The Greek garden that is a tale of modern regeneration

Thanasis Gavos   Tue, 22 Nov 2016; 12:16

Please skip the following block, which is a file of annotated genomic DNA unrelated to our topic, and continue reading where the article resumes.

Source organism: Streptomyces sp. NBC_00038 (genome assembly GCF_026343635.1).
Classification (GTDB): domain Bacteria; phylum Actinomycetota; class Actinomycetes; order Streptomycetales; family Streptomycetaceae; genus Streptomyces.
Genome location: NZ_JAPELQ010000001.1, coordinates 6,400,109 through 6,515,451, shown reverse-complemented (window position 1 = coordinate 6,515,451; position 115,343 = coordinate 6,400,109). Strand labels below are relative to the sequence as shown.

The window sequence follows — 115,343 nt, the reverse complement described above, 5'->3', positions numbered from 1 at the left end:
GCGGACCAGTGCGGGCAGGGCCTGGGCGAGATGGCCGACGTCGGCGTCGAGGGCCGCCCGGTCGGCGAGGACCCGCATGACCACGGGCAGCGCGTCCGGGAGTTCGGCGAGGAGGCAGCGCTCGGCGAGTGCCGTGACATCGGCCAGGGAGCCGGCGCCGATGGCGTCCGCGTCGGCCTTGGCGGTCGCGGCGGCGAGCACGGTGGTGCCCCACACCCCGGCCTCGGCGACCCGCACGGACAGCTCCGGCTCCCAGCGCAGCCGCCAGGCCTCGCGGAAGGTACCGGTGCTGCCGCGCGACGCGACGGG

One of the world’s most famous types of honey comes from Mount Hymettus, scarcely three miles from the centre of busy Athens. Myths and poets celebrated it for almost 1,000 years, but nowadays outsiders might regard it as a fictional mirage. Modern Athens has been notorious for polluted air and urban overcrowding. In antiquity bees were said to have brought honey from Hymettus to the lips of the young Plato. Nowadays, they would struggle to find their way to the philosopher’s Academy across multitrack highways and the concrete campus of the university at the foot of its hill. Ancient Timon, that hater of mankind, is said to have withdrawn to a cave on Hymettus in disgust at his fellow citizens. He had lavished his personal fortune on them all and had had a donor’s ultimate nightmare, not a word of thanks. The idea that anyone would then spend a modern fortune on Hymettus itself would strike Timon as preposterous.

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